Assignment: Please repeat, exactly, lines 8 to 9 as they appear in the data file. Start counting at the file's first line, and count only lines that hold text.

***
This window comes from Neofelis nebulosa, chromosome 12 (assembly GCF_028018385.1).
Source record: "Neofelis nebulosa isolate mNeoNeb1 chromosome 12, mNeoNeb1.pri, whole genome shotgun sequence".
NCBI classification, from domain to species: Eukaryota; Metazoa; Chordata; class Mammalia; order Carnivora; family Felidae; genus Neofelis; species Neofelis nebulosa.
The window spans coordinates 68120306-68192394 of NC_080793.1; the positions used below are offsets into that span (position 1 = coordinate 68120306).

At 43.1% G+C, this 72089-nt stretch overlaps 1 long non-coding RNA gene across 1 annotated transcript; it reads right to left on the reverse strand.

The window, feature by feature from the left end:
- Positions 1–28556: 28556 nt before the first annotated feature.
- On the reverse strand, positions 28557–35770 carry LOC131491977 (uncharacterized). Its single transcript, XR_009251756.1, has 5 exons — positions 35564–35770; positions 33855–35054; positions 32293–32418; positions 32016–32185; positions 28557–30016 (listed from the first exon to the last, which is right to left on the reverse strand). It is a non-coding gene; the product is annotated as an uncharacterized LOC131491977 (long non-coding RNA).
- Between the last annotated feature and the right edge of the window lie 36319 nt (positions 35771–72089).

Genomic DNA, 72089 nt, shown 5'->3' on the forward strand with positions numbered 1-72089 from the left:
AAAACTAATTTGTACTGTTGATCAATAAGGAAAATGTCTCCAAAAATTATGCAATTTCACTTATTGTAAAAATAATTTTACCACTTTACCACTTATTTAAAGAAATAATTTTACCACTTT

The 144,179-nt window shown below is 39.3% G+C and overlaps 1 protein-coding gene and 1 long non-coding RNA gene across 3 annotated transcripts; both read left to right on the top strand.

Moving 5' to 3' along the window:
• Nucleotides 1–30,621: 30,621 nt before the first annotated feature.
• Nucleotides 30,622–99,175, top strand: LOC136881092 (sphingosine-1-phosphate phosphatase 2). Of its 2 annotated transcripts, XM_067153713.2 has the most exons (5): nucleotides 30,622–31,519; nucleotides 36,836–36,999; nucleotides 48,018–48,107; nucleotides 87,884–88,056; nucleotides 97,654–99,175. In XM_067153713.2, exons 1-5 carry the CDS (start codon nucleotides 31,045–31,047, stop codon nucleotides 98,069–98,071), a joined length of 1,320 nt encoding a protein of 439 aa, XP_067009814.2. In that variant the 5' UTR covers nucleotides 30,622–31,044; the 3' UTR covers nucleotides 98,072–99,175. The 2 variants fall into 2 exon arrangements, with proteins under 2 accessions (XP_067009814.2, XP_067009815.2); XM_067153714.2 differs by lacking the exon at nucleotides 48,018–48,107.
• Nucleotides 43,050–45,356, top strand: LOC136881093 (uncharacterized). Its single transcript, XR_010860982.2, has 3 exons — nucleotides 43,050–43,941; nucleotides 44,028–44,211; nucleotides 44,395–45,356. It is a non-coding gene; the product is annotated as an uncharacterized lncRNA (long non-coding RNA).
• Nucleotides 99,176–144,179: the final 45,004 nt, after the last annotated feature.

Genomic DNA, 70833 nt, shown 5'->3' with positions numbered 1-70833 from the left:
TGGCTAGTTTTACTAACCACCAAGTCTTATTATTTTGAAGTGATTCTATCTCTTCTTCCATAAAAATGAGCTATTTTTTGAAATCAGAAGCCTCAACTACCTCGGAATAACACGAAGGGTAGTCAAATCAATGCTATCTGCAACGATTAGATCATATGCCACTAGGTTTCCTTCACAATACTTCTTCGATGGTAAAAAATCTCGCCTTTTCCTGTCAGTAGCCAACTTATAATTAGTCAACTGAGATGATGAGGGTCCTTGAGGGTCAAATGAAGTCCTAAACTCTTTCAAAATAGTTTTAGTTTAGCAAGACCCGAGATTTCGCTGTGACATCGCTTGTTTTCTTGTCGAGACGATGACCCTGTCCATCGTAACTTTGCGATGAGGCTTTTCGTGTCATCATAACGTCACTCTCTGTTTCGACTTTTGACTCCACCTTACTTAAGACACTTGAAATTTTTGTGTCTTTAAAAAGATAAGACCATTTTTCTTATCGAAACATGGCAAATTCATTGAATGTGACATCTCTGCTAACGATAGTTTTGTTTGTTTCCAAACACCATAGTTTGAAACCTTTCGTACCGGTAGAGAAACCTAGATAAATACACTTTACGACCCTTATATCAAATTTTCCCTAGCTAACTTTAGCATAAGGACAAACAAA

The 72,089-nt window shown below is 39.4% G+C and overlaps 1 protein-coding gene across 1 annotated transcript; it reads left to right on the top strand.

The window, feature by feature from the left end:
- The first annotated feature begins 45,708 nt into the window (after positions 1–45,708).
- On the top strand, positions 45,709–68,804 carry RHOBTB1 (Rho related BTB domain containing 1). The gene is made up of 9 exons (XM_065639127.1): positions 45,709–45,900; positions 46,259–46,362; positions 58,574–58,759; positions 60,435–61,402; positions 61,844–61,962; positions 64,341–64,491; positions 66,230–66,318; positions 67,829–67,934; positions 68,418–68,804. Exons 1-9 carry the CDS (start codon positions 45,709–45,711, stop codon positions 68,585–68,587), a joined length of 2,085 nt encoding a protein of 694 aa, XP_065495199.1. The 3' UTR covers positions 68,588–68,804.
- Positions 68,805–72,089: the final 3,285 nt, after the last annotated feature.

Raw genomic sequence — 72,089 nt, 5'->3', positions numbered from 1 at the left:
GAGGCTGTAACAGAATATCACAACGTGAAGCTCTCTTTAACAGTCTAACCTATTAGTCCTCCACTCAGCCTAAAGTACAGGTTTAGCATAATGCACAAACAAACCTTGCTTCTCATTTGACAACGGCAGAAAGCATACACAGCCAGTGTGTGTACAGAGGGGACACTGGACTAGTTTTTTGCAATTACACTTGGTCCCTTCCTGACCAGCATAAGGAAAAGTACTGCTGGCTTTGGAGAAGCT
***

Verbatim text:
- On the reverse strand, positions 28557–35770 carry LOC131491977 (uncharacterized). Its single transcript, XR_009251756.1, has 5 exons — positions 35564–35770; positions 33855–35054; positions 32293–32418; positions 32016–32185; positions 28557–30016 (listed from the first exon to the last, which is right to left on the reverse strand). It is a non-coding gene; the product is annotated as an uncharacterized LOC131491977 (long non-coding RNA).
- Between the last annotated feature and the right edge of the window lie 36319 nt (positions 35771–72089).